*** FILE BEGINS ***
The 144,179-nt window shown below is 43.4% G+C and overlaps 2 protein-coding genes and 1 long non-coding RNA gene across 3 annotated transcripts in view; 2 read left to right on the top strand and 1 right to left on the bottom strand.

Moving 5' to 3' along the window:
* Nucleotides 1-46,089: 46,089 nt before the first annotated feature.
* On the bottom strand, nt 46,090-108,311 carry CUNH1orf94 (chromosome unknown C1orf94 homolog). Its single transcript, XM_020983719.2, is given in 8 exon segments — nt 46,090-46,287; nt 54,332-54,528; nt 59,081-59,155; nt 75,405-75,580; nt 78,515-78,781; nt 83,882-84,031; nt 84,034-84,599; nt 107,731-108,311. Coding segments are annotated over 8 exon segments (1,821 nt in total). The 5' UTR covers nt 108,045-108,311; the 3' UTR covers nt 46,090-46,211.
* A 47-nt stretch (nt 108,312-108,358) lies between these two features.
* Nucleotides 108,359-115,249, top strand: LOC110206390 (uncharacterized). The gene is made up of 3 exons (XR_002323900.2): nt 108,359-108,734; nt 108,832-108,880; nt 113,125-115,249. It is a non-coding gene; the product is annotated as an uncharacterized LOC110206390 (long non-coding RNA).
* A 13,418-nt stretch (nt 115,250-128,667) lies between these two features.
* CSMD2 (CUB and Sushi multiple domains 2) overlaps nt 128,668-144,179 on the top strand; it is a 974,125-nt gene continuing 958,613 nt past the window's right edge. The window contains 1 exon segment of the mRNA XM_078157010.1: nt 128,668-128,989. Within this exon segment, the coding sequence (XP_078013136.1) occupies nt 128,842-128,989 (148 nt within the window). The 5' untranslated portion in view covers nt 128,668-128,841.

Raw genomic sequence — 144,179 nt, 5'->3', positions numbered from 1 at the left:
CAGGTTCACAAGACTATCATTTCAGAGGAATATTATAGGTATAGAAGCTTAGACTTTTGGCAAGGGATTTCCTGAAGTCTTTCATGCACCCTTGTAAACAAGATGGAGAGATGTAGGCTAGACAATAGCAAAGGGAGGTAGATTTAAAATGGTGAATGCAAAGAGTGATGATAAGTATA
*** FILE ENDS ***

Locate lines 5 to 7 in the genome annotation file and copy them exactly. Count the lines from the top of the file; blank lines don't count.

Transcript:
* A 47-nt stretch (nt 108,312-108,358) lies between these two features.
* Nucleotides 108,359-115,249, top strand: LOC110206390 (uncharacterized). The gene is made up of 3 exons (XR_002323900.2): nt 108,359-108,734; nt 108,832-108,880; nt 113,125-115,249. It is a non-coding gene; the product is annotated as an uncharacterized LOC110206390 (long non-coding RNA).
* A 13,418-nt stretch (nt 115,250-128,667) lies between these two features.